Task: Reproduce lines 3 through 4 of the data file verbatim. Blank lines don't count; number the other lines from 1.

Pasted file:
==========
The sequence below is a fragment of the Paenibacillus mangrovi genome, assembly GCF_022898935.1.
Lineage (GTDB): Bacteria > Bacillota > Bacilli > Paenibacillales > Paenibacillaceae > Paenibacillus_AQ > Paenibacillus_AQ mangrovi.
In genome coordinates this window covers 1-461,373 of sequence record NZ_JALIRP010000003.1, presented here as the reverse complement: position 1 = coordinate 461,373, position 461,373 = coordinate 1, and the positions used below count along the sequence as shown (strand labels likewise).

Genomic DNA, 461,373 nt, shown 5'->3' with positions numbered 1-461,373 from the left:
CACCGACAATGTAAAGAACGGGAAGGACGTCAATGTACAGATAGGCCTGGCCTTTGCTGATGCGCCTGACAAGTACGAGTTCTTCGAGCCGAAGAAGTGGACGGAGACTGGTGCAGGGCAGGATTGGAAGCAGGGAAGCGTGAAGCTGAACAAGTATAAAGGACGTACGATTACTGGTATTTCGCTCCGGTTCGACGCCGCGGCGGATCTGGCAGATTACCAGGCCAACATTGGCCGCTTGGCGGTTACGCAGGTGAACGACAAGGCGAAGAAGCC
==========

In genome coordinates this window covers 1-461,373 of sequence record NZ_JALIRP010000003.1, presented here as the reverse complement: position 1 = coordinate 461,373, position 461,373 = coordinate 1, and the positions used below count along the sequence as shown (strand labels likewise).

Genomic DNA, 461,373 nt, shown 5'->3' with positions numbered 1-461,373 from the left: